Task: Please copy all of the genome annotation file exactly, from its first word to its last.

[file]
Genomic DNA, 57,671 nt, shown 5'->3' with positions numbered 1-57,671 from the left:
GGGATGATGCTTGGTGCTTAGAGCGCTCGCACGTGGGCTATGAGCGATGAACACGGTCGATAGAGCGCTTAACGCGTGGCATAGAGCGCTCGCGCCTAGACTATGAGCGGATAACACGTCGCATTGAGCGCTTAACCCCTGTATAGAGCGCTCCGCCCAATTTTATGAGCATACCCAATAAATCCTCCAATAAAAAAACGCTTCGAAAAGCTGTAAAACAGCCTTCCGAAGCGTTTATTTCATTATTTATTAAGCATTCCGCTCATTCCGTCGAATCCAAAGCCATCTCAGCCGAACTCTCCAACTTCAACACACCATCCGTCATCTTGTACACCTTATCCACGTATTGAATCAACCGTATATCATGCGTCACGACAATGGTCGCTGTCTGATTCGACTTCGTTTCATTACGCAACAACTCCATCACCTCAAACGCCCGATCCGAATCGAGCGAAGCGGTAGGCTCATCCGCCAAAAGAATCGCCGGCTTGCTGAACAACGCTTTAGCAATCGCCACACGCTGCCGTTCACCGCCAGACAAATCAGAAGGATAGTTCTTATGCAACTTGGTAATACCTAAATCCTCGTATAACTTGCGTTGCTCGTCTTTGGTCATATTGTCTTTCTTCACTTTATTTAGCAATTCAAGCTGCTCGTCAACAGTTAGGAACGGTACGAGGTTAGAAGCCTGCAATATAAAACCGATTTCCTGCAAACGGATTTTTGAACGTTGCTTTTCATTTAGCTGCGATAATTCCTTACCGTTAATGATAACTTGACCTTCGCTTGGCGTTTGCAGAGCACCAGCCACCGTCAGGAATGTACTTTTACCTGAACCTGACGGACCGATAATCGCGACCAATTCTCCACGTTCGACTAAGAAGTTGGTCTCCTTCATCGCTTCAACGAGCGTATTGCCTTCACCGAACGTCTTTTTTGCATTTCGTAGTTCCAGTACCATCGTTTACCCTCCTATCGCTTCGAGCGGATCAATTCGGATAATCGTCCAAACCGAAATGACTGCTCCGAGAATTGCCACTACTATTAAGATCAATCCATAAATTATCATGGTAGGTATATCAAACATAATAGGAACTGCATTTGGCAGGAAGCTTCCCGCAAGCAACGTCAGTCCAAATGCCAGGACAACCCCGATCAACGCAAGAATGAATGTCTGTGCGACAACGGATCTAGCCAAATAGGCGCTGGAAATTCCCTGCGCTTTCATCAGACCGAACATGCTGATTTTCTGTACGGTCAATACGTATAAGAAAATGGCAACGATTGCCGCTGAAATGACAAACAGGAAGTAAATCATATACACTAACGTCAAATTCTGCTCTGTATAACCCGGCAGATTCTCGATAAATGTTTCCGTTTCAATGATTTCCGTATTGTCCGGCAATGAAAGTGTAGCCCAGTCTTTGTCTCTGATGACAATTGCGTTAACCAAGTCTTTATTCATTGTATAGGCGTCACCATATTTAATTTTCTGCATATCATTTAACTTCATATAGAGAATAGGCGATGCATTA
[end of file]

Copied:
Genomic DNA, 57,671 nt, shown 5'->3' with positions numbered 1-57,671 from the left:
GGGATGATGCTTGGTGCTTAGAGCGCTCGCACGTGGGCTATGAGCGATGAACACGGTCGATAGAGCGCTTAACGCGTGGCATAGAGCGCTCGCGCCTAGACTATGAGCGGATAACACGTCGCATTGAGCGCTTAACCCCTGTATAGAGCGCTCCGCCCAATTTTATGAGCATACCCAATAAATCCTCCAATAAAAAAACGCTTCGAAAAGCTGTAAAACAGCCTTCCGAAGCGTTTATTTCATTATTTATTAAGCATTCCGCTCATTCCGTCGAATCCAAAGCCATCTCAGCCGAACTCTCCAACTTCAACACACCATCCGTCATCTTGTACACCTTATCCACGTATTGAATCAACCGTATATCATGCGTCACGACAATGGTCGCTGTCTGATTCGACTTCGTTTCATTACGCAACAACTCCATCACCTCAAACGCCCGATCCGAATCGAGCGAAGCGGTAGGCTCATCCGCCAAAAGAATCGCCGGCTTGCTGAACAACGCTTTAGCAATCGCCACACGCTGCCGTTCACCGCCAGACAAATCAGAAGGATAGTTCTTATGCAACTTGGTAATACCTAAATCCTCGTATAACTTGCGTTGCTCGTCTTTGGTCATATTGTCTTTCTTCACTTTATTTAGCAATTCAAGCTGCTCGTCAACAGTTAGGAACGGTACGAGGTTAGAAGCCTGCAATATAAAACCGATTTCCTGCAAACGGATTTTTGAACGTTGCTTTTCATTTAGCTGCGATAATTCCTTACCGTTAATGATAACTTGACCTTCGCTTGGCGTTTGCAGAGCACCAGCCACCGTCAGGAATGTACTTTTACCTGAACCTGACGGACCGATAATCGCGACCAATTCTCCACGTTCGACTAAGAAGTTGGTCTCCTTCATCGCTTCAACGAGCGTATTGCCTTCACCGAACGTCTTTTTTGCATTTCGTAGTTCCAGTACCATCGTTTACCCTCCTATCGCTTCGAGCGGATCAATTCGGATAATCGTCCAAACCGAAATGACTGCTCCGAGAATTGCCACTACTATTAAGATCAATCCATAAATTATCATGGTAGGTATATCAAACATAATAGGAACTGCATTTGGCAGGAAGCTTCCCGCAAGCAACGTCAGTCCAAATGCCAGGACAACCCCGATCAACGCAAGAATGAATGTCTGTGCGACAACGGATCTAGCCAAATAGGCGCTGGAAATTCCCTGCGCTTTCATCAGACCGAACATGCTGATTTTCTGTACGGTCAATACGTATAAGAAAATGGCAACGATTGCCGCTGAAATGACAAACAGGAAGTAAATCATATACACTAACGTCAAATTCTGCTCTGTATAACCCGGCAGATTCTCGATAAATGTTTCCGTTTCAATGATTTCCGTATTGTCCGGCAATGAAAGTGTAGCCCAGTCTTTGTCTCTGATGACAATTGCGTTAACCAAGTCTTTATTCATTGTATAGGCGTCACCATATTTAATTTTCTGCATATCATTTAACTTCATATAGAGAATAGGCGATGCATTA